Metro-East Living

Pondering is daydreaming but with a serious purpose

On a miserably cold evening, I sat motionless in my favorite chair and pondered.

Ponder. It’s one of those seldom-used words I use a lot. By definition, according to a quick Google search, ponder means to “think about something carefully, especially before making a decision or reaching a conclusion.”

“Ponder,” for me is like a daydream or brain nap, but to others, I may appear in deep, serious thought.

When I ponder, I’m usually thinking about nothing at all, really.

“Mackin, are you OK?” someone who knows me well may ask. He or she knows me well enough to know I have few, deep serious thoughts.

“Just pondering,” I’ll say, albeit I was deep into a daydream about playing ball on the old grade school ballfields on a summer night in the 1960s.

Albeit. That’s another one of those words I like to use. According to Urban Dictionary, albeit is “an increasingly overused synonym for the words although and however, used for the sole purpose of sounding more intelligent.”

Yep. That’s me. Sometimes, I use new words to sound smart, hip.

Hip. That’s another one. Cool. Anything but awesome. Now that’s an increasingly over-used word.

I’ll say “ponder” when someone asks me a question and I’m either not ready to answer yet or I don’t have an answer.

Or maybe I was pondering it.

“Let me ponder on that,” I’ll say.

Likely, I’m buying time so I can Google an answer.

2020 Terry Mackin
Terry Mackin

In hindsight, pondering was what I was doing in grade school that really annoyed the old nuns. To them, I was looking out the classroom windows and not listening or paying attention. They were correct. Pondering also was what I was doing in high school when it may have looked like I was sleeping in the library while all other students were studying. But I was pondering. With eyes closed. And mouth open, probably.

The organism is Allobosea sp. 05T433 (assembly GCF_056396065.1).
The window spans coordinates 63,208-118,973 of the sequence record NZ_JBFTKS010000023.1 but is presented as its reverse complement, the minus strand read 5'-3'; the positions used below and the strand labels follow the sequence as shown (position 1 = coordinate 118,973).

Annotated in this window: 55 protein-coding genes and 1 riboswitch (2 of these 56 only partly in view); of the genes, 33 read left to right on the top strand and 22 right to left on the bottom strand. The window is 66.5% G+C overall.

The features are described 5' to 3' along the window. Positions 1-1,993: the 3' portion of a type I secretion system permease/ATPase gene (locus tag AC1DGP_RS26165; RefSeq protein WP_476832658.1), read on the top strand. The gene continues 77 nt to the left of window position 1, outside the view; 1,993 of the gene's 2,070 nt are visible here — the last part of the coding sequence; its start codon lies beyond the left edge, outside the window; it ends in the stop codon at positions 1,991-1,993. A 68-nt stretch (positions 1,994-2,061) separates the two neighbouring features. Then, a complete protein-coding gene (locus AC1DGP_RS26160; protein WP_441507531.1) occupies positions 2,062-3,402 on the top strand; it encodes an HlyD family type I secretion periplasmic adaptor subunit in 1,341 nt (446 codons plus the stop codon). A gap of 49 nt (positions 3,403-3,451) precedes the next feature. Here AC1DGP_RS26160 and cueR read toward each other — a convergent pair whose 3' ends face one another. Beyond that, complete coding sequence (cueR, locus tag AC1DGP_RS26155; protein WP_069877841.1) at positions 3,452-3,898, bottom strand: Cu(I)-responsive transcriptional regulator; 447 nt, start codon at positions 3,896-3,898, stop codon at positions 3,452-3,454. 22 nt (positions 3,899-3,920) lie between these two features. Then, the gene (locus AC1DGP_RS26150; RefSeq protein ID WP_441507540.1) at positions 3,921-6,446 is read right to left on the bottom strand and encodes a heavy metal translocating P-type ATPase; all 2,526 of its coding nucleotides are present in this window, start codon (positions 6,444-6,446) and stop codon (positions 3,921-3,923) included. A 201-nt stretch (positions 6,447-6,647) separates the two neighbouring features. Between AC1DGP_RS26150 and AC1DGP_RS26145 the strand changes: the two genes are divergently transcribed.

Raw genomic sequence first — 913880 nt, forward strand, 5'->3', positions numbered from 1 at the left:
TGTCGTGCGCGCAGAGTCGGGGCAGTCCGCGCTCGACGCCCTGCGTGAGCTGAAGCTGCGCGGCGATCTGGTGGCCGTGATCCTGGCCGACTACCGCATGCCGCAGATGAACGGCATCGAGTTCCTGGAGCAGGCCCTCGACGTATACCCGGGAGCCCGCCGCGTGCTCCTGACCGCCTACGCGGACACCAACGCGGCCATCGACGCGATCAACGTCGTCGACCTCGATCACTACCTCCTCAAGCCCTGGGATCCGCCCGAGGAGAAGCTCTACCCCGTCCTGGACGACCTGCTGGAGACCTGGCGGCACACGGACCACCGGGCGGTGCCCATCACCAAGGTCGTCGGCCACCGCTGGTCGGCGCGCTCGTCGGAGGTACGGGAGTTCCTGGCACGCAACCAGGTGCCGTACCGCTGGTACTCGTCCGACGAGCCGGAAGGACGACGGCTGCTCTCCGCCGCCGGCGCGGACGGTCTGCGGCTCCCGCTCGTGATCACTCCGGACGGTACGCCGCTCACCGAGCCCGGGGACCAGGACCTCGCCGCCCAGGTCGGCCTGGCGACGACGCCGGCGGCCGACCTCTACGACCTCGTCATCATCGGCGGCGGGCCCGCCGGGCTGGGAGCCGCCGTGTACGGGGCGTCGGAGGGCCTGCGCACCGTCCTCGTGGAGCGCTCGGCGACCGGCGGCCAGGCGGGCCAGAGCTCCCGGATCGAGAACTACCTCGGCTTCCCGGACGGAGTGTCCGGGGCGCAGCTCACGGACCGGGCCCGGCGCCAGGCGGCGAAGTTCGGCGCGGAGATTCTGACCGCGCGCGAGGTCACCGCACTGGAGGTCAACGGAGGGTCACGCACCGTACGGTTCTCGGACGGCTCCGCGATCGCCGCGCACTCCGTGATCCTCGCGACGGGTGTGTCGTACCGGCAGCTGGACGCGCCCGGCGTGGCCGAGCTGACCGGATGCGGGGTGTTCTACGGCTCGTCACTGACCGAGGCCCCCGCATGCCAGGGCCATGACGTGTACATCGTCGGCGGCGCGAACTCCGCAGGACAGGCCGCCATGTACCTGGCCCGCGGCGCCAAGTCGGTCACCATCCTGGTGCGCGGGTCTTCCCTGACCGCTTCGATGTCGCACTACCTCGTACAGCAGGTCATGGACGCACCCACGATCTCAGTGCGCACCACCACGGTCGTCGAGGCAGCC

On this recent winter night, I was pondering mostly about pondering.

I pondered about the weather. It was 2 degrees on a Wednesday afternoon but I was thinking about playing golf over the weekend when it would be in the 50s.

I do some of my best pondering on sports. Will the Blues ever win a Stanley Cup? The Cards are a better team with Goldschmidt. But are they better overall than the Cubs, Brewers or Reds?

I pondered about technology. What did we stare at all night before we had cell phones?

I pondered about pondering. Too many people have forgotten how to think about something carefully, especially before making a decision or reaching a conclusion. We’re quick to judge and hit “reply.”

I come from a long line of ponderers. My grandpa would sit in his lawn chair, in his front yard in Alorton, and watch passing traffic. My dad would sit along in his living room chair, lost in thought. Daydream. Brain nap. Pondering.

I like to ponder about things that I can’t ask Alexa. Sure, she will have an answer. But not one I want to hear.

I ponder about weather, sports, family and music.

Ponder about the world today, and yesterday, and how lucky I was to grow up when we had to use old-fashioned references like a dictionary, encyclopedia or phone book, and when you got lost, you were really lost, right?

Ponder on why I love ketchup and spaghetti sauce, but I won’t eat a tomato.

Ponder about why I love old Jackson 5 music, but I’m not wild about Michael Jackson music.

Ponder about past vacations, and all the places I’d like to see someday.

Ponder about politics, but make sure my ponder is silent and not aloud because I don’t want to start a political argument with anyone.

Ponder about golf, and what are my chances of getting a hole-in-one someday? Even better, going a round without a lost ball, three putt or penalty stroke.

Pondering is a great way to pass time on a cold night, albeit not very hip.

Terry Mackin: